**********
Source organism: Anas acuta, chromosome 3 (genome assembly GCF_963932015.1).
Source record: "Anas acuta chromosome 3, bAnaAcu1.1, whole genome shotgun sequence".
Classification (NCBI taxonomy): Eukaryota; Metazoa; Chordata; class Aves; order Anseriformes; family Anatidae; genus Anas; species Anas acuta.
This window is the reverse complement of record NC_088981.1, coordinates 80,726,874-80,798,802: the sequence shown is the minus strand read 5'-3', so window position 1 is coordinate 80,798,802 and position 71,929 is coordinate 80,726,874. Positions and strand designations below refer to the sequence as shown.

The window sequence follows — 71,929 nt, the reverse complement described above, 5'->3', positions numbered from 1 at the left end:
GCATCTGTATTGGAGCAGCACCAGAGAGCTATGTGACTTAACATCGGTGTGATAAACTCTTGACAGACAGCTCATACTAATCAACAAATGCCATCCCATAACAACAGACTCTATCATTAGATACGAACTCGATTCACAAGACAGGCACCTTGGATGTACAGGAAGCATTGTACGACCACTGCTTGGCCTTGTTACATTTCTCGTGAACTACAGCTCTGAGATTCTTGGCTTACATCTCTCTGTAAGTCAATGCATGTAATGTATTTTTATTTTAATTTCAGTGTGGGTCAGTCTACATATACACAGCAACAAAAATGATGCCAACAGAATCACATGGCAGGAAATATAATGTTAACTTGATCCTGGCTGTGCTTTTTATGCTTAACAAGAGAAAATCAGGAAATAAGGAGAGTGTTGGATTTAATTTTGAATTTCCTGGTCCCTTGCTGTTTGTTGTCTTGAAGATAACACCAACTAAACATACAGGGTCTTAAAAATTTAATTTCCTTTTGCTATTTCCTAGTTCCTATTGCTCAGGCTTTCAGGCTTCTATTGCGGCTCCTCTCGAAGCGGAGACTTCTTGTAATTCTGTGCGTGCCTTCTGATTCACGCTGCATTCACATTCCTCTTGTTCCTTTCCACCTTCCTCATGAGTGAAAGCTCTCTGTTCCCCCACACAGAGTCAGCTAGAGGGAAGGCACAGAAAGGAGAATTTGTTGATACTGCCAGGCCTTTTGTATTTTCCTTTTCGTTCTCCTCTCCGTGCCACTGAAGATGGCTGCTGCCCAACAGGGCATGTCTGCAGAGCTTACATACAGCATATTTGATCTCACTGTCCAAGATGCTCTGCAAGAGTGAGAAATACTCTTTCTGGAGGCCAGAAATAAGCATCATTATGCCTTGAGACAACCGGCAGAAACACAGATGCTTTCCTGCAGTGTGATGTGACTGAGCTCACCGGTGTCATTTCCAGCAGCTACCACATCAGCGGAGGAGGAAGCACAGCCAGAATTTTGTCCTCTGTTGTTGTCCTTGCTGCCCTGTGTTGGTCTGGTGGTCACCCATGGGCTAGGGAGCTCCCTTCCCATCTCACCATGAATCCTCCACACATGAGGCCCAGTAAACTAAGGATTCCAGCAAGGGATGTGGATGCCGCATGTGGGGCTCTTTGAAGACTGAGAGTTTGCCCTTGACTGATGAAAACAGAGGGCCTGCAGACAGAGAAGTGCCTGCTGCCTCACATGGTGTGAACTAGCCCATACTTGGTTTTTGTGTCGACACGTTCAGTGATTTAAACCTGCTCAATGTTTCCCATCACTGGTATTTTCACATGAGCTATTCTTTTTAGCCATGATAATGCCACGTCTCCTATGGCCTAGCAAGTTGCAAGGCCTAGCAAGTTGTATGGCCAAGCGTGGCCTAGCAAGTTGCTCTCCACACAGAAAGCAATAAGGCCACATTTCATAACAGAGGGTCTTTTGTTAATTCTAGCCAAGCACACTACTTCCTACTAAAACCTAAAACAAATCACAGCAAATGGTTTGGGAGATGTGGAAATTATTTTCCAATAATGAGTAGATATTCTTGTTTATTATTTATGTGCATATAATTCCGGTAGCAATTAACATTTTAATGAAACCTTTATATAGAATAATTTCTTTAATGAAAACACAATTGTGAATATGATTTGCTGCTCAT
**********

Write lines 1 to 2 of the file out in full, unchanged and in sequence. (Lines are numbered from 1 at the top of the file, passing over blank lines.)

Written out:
Source organism: Anas acuta, chromosome 3 (genome assembly GCF_963932015.1).
Source record: "Anas acuta chromosome 3, bAnaAcu1.1, whole genome shotgun sequence".